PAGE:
We’re slowly adjusting to being empty nesters. Mind you, university terms are not that long and our youngest will be home for the Christmas holidays in just a few weeks. One thing I’m struggling with though, is reducing the amount of food I buy: I keep overestimating how much we’ll need. I imagine that just when I’ve got it right, it will be time to step up the quantities again for the family returning home for Christmas. And so it is that yesterday I suddenly remembered the San Marzano plum tomatoes I’d bought and not used. I don’t keep tomatoes in the fridge because they lose their flavour. This means they need to be used within a few days of purchase. My tomatoes were fine but starting to feel a bit squidgy; it was time to make a pasta sauce. Pasta with a really good homemade tomato sauce is one of my favourite dishes to eat. We probably had it at least once a week when my children were growing up and I still make it often. I have tried lots of different recipes over the years. The one I probably make the most is this one by Felicity Cloake. But sometimes I just make it up as I go along according to what I have in the cupboard and yesterday I decided to make a sauce using roast tomatoes, based on my friend Kate Percy’s from her book Go Faster Food (you don’t have to be an endurance athlete to enjoy her recipes: I’m certainly not one).  Roasting tomatoes is a great way to use them up when they’re past their best and it also intensifies the flavour of disappointingly insipid ones.

Ingredients

  • 3 x San Marzano tomatoes (or other plum tomatoes)
  • Extra virgin olive oil
  • Sugar
  • Salt and pepper
  • 250ml passata
  • Pinch chilli flakes (optional)
  • 1 clove garlic, peeled and crushed
  • 1 bay leaf
  • Glug of red wine vinegar
  • ½ tsp dried basil (or a couple of stalks of fresh basil if you have it)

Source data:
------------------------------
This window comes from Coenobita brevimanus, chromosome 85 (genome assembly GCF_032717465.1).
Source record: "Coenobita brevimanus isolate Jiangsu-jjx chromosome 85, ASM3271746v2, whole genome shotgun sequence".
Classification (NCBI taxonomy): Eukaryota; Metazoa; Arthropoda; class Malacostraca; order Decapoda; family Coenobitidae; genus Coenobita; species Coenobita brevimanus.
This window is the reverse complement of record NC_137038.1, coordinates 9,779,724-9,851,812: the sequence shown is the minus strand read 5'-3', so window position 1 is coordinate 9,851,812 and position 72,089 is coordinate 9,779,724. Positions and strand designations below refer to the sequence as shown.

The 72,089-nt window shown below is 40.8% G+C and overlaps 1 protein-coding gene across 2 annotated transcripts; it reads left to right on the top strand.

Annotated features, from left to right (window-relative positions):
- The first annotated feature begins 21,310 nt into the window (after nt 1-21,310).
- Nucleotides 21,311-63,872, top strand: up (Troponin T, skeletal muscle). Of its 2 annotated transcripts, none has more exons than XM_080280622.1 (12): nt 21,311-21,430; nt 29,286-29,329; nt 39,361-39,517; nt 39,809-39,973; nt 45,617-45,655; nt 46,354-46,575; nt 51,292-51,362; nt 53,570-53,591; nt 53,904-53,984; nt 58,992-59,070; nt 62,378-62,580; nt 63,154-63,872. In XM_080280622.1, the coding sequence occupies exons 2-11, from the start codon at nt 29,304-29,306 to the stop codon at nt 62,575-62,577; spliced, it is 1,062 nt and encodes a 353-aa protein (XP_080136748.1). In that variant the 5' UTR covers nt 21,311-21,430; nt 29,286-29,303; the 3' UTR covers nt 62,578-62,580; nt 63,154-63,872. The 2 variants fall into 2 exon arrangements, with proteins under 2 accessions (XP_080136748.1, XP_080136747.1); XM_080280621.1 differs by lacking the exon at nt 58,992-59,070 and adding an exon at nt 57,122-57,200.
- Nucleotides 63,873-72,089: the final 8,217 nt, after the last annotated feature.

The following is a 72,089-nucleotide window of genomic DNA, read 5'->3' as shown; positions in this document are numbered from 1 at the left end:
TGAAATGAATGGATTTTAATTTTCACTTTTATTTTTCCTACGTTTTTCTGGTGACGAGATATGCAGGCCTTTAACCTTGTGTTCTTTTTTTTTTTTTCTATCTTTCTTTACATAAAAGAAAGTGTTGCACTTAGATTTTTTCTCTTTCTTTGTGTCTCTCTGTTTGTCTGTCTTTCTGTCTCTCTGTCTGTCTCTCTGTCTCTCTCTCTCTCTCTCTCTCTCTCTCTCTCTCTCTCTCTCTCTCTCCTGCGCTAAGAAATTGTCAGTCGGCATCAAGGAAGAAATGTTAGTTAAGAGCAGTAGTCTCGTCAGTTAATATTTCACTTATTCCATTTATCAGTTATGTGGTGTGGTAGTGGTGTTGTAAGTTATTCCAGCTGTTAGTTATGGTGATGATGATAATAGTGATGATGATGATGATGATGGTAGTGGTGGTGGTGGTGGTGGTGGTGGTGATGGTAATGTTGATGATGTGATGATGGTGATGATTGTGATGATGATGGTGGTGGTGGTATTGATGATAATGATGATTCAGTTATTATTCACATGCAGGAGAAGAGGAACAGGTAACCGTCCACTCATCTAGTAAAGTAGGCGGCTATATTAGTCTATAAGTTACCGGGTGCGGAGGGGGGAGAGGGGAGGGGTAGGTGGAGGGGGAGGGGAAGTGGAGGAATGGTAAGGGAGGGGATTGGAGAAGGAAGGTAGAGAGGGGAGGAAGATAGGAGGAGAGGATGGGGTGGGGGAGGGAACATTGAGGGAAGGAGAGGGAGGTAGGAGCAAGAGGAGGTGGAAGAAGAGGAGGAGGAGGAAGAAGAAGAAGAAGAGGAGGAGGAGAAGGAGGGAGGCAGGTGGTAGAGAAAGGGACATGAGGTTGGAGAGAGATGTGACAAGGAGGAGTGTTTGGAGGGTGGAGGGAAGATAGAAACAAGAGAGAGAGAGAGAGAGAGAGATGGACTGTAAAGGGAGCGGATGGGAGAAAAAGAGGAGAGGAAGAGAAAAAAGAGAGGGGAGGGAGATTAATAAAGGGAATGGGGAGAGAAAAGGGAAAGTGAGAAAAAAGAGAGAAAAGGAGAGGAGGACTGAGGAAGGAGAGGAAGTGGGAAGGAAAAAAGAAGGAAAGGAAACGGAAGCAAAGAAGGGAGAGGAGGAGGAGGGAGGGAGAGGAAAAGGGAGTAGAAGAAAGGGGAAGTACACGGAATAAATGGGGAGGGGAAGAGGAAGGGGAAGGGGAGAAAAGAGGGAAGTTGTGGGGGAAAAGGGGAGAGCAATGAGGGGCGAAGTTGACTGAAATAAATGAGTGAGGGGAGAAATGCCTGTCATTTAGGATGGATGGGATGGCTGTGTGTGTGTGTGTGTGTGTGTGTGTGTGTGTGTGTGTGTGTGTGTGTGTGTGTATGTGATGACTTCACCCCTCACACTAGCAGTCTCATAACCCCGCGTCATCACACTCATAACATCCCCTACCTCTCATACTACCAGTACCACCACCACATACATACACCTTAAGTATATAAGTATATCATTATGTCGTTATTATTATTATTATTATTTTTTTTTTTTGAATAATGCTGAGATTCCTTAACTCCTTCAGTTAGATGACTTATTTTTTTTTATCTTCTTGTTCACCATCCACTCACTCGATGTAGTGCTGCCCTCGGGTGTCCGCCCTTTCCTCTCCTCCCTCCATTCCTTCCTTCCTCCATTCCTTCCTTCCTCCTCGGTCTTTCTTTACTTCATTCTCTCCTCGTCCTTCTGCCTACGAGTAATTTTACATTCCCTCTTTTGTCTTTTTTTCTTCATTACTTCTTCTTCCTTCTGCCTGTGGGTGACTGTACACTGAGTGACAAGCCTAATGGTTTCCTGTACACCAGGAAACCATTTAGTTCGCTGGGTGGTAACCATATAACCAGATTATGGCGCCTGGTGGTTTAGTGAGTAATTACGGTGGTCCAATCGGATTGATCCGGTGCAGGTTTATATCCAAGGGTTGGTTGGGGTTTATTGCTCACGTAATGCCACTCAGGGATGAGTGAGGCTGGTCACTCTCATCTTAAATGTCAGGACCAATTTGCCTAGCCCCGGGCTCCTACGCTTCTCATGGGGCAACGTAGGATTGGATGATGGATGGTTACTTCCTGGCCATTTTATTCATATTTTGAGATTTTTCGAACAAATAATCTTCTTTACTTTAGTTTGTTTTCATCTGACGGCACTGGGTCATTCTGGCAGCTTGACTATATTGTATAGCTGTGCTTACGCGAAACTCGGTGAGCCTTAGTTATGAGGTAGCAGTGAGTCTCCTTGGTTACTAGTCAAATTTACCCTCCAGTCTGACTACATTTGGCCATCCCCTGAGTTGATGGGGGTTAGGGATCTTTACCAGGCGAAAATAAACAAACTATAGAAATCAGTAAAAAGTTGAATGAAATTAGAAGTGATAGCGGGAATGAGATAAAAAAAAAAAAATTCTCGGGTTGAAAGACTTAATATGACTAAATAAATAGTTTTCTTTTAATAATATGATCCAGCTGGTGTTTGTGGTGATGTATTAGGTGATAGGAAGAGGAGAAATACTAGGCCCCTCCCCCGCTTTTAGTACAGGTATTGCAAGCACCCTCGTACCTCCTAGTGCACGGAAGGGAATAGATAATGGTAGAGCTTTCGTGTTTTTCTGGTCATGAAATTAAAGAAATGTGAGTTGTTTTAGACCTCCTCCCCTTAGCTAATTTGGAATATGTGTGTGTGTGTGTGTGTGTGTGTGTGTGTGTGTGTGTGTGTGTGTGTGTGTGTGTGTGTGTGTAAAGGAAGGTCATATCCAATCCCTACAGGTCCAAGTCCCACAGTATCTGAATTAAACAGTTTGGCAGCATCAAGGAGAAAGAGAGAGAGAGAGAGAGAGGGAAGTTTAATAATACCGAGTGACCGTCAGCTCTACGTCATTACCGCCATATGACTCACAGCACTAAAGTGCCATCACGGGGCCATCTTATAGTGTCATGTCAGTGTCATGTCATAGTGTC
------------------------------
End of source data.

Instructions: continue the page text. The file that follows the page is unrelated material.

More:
• 250g spaghetti or pasta of your choice

Method

  • (Pre-heat conventional (fan) oven to 140ºC or 170º if you’re in a hurry)
  • Place the tomatoes on a baking tray lined with bake-o-glide
  • Drizzle with olive oil and season with salt and pepper
  • Sprinkle lightly with sugar
  • Place in the simmering oven for 3-4 hours until shrivelled and the aroma is intense
  • Tip the roasted tomatoes and all the residual juices from the tray into a saucepan or small casserole
  • Squash the tomatoes down a bit with a wooden spoon, add the passata, garlic, bay leaf, chilli flakes, a little more olive oil, red wine vinegar and basil
  • Bring to simmering point on the simmering plate and transfer to the simmering oven for an hour or two for the flavours to meld and the sauce to thicken. You can leave it uncovered if you want it to thicken in less time than that
  • (Or simmer covered on a conventional hob at low temperature for half an hour to an hour, removing the lid towards the end if you feel it’s not thick enough)
  • Meanwhile cook the spaghetti until it’s al dente
  • Check the sauce for seasoning and toss the drained pasta in it
  • Serve with a drizzle of extra virgin olive oil and some freshly grated parmesan